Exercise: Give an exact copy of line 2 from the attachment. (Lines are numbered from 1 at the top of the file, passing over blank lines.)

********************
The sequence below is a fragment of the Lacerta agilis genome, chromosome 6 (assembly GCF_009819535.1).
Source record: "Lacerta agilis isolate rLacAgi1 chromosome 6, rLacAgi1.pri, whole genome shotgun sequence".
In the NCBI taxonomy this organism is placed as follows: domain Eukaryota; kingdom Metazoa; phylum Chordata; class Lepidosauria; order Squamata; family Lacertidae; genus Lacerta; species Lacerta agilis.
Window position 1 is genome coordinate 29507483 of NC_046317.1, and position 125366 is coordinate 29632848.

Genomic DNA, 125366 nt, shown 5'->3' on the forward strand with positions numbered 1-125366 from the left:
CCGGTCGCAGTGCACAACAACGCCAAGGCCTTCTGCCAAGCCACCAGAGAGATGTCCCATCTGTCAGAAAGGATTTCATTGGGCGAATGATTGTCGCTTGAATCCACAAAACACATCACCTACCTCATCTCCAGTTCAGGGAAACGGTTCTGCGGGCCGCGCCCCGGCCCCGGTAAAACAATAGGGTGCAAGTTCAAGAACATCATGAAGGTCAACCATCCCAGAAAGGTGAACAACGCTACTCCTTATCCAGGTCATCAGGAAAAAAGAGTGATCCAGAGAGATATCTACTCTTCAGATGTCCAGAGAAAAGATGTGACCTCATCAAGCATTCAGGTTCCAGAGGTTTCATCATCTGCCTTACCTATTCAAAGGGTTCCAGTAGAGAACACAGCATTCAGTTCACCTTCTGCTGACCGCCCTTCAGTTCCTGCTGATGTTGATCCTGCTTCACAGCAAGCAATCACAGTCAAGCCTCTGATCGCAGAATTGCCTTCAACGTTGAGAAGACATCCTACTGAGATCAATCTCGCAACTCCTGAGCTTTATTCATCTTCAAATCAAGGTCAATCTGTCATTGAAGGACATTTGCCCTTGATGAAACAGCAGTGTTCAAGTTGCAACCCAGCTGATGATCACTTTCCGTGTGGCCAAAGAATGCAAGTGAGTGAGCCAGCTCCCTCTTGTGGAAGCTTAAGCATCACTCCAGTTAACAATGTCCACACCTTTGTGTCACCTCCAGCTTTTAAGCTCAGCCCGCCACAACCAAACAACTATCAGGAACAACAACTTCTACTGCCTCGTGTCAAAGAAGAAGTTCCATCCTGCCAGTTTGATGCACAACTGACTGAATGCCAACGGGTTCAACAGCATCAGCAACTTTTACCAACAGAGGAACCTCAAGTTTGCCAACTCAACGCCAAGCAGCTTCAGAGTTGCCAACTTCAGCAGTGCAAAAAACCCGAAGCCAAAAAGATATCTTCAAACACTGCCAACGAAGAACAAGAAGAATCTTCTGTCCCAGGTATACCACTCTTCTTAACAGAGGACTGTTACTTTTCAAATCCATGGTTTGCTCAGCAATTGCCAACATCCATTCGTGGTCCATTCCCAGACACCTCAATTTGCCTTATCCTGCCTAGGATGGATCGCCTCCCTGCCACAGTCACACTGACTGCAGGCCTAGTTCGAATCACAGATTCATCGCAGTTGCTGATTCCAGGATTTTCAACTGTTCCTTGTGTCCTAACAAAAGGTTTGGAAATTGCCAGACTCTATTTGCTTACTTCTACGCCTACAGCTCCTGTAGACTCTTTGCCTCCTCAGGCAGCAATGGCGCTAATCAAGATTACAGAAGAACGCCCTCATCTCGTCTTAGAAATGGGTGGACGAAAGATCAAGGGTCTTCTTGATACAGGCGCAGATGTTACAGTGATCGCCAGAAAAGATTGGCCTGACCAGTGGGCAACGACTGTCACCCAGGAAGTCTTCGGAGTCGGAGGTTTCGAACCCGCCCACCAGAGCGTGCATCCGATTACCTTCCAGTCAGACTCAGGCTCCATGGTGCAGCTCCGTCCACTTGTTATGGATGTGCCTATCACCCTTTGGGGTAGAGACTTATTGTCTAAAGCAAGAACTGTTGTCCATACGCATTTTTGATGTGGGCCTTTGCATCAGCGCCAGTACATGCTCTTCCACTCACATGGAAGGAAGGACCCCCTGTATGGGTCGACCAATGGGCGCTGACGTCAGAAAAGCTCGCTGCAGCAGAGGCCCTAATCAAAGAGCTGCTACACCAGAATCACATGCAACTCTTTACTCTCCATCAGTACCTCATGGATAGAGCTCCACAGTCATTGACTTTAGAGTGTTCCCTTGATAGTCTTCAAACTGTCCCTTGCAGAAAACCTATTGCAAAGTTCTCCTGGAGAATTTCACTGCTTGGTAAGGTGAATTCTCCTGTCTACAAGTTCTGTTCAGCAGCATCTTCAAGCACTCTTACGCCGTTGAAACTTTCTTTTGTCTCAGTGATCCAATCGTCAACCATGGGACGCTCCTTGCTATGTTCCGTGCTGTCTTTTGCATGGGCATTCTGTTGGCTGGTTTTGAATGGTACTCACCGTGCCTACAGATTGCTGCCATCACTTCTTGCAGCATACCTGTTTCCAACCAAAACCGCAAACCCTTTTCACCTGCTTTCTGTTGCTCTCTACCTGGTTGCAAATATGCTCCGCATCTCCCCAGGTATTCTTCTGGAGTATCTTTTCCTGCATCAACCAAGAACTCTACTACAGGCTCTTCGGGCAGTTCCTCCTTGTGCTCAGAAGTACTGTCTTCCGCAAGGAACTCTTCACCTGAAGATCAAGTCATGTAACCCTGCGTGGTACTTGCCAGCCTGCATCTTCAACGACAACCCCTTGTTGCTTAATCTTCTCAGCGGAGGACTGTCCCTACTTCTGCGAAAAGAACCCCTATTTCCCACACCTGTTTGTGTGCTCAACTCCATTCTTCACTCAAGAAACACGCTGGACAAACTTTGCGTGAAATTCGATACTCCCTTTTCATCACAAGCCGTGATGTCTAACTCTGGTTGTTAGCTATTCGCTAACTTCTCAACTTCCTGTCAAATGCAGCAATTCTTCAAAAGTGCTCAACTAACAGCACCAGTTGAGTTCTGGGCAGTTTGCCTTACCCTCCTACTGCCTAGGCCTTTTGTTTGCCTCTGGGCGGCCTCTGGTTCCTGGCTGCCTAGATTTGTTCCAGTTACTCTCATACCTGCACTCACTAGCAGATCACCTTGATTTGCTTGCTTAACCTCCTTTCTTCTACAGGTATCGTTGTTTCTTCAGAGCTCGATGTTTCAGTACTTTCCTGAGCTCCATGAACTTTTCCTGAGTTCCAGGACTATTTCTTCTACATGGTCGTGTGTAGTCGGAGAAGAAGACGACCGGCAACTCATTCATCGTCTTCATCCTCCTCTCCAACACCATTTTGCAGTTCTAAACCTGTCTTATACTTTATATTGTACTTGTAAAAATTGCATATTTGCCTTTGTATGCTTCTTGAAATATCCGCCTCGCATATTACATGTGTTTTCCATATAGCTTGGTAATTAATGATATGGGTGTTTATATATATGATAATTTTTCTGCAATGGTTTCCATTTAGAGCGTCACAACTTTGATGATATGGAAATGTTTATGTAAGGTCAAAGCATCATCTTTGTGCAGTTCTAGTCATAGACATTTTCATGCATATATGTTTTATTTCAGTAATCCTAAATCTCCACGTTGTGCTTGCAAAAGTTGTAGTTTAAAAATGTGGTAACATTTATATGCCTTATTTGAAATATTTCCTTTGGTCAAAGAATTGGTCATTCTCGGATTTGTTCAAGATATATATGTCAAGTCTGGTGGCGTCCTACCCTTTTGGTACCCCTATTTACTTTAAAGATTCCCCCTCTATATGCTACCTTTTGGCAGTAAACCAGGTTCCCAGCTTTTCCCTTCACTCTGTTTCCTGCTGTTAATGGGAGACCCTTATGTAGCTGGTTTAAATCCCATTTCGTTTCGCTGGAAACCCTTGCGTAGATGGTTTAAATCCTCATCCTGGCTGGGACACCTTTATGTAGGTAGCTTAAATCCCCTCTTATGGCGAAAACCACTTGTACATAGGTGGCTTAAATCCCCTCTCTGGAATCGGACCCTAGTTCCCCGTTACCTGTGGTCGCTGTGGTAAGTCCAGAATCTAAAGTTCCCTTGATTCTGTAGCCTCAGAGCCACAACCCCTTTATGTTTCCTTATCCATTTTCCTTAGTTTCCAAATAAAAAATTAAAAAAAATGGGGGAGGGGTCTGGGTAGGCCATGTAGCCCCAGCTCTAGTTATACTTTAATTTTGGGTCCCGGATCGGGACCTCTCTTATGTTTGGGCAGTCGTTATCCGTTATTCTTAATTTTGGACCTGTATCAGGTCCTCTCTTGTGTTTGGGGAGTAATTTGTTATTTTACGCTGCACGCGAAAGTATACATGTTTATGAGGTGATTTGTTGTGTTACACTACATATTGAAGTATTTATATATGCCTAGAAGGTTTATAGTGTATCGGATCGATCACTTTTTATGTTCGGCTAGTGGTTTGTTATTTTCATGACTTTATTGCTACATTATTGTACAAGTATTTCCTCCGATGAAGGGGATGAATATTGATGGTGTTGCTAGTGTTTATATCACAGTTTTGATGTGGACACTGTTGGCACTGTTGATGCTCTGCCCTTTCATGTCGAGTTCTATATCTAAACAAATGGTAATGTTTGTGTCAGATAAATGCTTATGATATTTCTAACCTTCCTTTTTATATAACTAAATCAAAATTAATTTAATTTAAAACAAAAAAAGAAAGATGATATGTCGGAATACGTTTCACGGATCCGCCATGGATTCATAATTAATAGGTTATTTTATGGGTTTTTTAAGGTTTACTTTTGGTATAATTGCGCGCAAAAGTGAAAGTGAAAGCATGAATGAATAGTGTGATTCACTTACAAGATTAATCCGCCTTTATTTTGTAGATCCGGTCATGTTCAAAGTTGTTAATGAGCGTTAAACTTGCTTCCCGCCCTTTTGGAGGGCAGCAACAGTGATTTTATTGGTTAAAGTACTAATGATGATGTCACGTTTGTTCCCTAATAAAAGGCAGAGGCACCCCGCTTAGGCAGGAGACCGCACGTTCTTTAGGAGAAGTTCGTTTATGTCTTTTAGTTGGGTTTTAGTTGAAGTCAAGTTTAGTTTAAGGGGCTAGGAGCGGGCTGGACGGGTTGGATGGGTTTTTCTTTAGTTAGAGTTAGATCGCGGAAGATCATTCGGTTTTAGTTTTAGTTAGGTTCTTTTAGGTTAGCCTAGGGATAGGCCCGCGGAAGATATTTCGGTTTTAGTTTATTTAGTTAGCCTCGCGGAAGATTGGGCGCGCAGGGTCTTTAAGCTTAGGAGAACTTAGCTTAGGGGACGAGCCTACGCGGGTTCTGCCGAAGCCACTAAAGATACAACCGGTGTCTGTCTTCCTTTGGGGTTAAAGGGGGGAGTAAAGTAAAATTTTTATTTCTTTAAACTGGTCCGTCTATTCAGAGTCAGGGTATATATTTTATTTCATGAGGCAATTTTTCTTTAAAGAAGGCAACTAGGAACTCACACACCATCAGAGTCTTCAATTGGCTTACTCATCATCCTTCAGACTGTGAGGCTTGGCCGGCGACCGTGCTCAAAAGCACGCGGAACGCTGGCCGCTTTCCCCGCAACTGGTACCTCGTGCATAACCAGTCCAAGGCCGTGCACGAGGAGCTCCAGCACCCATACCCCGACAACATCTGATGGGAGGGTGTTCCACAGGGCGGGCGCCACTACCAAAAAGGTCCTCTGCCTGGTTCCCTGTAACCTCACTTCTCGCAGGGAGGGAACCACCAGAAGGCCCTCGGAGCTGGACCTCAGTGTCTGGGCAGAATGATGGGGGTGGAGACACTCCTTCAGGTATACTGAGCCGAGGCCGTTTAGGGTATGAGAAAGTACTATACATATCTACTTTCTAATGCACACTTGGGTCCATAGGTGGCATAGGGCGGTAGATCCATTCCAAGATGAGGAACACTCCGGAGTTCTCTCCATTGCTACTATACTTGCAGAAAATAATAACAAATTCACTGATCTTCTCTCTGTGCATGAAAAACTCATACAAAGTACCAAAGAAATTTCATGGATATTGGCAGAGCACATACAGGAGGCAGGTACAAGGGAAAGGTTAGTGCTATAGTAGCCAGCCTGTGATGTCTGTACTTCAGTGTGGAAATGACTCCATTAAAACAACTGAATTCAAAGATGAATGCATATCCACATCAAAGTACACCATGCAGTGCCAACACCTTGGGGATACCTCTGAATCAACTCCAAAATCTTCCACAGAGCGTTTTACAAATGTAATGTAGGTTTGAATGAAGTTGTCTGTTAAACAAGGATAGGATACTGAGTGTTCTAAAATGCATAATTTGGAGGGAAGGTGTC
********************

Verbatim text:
Source record: "Lacerta agilis isolate rLacAgi1 chromosome 6, rLacAgi1.pri, whole genome shotgun sequence".